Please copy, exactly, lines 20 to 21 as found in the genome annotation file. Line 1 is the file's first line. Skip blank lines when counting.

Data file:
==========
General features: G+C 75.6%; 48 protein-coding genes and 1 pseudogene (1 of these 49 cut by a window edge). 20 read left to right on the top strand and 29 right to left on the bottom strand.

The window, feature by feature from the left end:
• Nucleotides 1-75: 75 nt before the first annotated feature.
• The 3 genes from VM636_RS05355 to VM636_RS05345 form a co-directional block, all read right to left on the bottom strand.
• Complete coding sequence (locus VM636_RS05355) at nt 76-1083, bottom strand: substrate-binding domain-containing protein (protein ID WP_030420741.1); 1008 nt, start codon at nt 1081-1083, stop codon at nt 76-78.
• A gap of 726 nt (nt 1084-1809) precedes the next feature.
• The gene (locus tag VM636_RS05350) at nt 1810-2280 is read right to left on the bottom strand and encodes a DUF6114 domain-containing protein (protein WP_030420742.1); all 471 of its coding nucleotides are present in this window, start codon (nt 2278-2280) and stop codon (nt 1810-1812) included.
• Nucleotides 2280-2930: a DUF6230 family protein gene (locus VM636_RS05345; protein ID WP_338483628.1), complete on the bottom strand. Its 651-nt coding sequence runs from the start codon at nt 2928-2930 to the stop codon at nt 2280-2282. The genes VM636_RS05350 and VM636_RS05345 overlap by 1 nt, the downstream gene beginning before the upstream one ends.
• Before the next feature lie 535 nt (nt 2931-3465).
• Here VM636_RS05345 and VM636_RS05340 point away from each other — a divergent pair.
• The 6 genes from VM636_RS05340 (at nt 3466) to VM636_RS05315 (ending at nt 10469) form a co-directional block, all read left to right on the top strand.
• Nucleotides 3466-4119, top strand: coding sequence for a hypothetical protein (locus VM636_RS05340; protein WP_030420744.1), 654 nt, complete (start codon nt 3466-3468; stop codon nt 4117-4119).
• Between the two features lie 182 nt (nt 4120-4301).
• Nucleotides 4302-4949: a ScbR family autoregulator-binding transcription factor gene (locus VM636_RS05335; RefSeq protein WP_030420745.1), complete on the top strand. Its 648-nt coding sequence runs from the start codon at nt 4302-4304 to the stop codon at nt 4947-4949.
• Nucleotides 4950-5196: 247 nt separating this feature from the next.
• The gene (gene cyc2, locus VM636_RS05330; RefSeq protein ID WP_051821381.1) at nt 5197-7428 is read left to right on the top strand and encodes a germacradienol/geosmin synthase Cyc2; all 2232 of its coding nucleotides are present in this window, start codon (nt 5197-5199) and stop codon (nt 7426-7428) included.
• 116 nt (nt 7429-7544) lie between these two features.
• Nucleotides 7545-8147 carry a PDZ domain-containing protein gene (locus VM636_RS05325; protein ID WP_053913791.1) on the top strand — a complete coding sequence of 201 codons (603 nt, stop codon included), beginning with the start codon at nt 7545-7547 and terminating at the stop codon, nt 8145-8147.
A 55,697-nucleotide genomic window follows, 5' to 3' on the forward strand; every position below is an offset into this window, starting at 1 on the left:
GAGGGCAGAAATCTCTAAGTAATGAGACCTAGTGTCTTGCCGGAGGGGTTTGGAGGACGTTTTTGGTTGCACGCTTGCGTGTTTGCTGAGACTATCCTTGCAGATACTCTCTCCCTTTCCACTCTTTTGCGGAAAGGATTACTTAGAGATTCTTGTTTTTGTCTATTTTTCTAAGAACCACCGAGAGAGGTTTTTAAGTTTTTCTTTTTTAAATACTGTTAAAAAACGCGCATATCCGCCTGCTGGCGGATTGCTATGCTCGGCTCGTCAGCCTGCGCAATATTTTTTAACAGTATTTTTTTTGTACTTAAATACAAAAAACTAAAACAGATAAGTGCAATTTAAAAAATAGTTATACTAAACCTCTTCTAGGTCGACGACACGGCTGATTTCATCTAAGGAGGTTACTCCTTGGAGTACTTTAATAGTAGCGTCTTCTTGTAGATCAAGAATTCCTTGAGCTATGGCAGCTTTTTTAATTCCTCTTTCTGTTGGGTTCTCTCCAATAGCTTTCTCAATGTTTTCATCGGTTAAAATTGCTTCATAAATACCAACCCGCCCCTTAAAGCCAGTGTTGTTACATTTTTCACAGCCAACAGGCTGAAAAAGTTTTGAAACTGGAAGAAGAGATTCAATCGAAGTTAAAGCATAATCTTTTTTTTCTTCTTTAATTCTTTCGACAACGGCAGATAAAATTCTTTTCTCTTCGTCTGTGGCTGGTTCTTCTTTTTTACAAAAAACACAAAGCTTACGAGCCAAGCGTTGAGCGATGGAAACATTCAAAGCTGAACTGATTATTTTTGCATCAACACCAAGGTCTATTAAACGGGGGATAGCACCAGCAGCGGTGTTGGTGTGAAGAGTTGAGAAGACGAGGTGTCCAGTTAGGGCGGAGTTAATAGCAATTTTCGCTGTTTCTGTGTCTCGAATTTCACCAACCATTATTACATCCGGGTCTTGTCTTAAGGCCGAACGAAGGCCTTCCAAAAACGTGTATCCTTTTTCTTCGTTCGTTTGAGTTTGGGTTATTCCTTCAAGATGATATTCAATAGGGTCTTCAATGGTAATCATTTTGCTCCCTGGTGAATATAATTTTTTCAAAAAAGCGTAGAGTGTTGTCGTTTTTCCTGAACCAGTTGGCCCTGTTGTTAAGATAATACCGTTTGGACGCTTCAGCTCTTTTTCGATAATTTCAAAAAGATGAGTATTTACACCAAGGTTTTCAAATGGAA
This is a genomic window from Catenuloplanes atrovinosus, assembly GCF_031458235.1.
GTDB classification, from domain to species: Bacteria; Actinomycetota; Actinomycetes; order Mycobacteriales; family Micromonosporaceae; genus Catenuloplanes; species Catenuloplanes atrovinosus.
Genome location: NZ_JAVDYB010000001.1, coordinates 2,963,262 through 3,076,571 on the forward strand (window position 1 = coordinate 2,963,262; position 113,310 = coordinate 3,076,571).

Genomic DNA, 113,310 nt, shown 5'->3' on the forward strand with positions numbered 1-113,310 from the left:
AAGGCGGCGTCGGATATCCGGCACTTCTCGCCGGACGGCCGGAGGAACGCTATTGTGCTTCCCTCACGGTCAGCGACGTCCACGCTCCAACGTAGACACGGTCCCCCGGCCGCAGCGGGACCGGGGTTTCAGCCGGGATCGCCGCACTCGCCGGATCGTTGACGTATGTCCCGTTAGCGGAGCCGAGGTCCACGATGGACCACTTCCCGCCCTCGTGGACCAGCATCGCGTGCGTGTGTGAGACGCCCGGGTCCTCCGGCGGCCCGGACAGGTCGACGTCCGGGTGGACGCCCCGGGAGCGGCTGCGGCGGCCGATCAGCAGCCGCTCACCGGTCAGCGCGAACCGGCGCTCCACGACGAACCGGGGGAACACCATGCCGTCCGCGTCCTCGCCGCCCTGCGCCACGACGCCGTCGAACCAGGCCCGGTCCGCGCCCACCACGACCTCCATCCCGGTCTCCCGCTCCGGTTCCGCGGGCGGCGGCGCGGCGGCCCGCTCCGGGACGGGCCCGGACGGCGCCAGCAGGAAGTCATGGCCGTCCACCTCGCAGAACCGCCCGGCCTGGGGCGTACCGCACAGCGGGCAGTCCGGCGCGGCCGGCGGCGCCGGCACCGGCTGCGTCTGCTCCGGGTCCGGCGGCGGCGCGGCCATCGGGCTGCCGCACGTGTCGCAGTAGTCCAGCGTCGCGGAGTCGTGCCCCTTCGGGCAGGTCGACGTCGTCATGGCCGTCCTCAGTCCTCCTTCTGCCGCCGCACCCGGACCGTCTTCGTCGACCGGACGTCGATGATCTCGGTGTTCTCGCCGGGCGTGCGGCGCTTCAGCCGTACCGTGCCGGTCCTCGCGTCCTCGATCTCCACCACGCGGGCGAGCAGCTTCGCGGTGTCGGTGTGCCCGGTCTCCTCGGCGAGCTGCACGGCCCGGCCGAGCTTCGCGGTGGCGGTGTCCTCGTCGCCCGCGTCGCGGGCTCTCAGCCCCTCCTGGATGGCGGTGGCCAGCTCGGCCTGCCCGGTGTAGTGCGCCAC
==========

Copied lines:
GAGGGCAGAAATCTCTAAGTAATGAGACCTAGTGTCTTGCCGGAGGGGTTTGGAGGACGTTTTTGGTTGCACGCTTGCGTGTTTGCTGAGACTATCCTTGCAGATACTCTCTCCCTTTCCACTCTTTTGCGGAAAGGATTACTTAGAGATTCTTGTTTTTGTCTATTTTTCTAAGAACCACCGAGAGAGGTTTTTAAGTTTTTCTTTTTTAAATACTGTTAAAAAACGCGCATATCCGCCTGCTGGCGGATTGCTATGCTCGGCTCGTCAGCCTGCGCAATATTTTTTAACAGTATTTTTTTTGTACTTAAATACAAAAAACTAAAACAGATAAGTGCAATTTAAAAAATAGTTATACTAAACCTCTTCTAGGTCGACGACACGGCTGATTTCATCTAAGGAGGTTACTCCTTGGAGTACTTTAATAGTAGCGTCTTCTTGTAGATCAAGAATTCCTTGAGCTATGGCAGCTTTTTTAATTCCTCTTTCTGTTGGGTTCTCTCCAATAGCTTTCTCAATGTTTTCATCGGTTAAAATTGCTTCATAAATACCAACCCGCCCCTTAAAGCCAGTGTTGTTACATTTTTCACAGCCAACAGGCTGAAAAAGTTTTGAAACTGGAAGAAGAGATTCAATCGAAGTTAAAGCATAATCTTTTTTTTCTTCTTTAATTCTTTCGACAACGGCAGATAAAATTCTTTTCTCTTCGTCTGTGGCTGGTTCTTCTTTTTTACAAAAAACACAAAGCTTACGAGCCAAGCGTTGAGCGATGGAAACATTCAAAGCTGAACTGATTATTTTTGCATCAACACCAAGGTCTATTAAACGGGGGATAGCACCAGCAGCGGTGTTGGTGTGAAGAGTTGAGAAGACGAGGTGTCCAGTTAGGGCGGAGTTAATAGCAATTTTCGCTGTTTCTGTGTCTCGAATTTCACCAACCATTATTACATCCGGGTCTTGTCTTAAGGCCGAACGAAGGCCTTCCAAAAACGTGTATCCTTTTTCTTCGTTCGTTTGAGTTTGGGTTATTCCTTCAAGATGATATTCAATAGGGTCTTCAATGGTAATCATTTTGCTCCCTGGTGAATATAATTTTTTCAAAAAAGCGTAGAGTGTTGTCGTTTTTCCTGAACCAGTTGGCCCTGTTGTTAAGATAATACCGTTTGGACGCTTCAGCTCTTTTTCGATAATTTCAAAAAGATGAGTATTTACACCAAGGTTTTCAAATGGAA
This is a genomic window from Catenuloplanes atrovinosus, assembly GCF_031458235.1.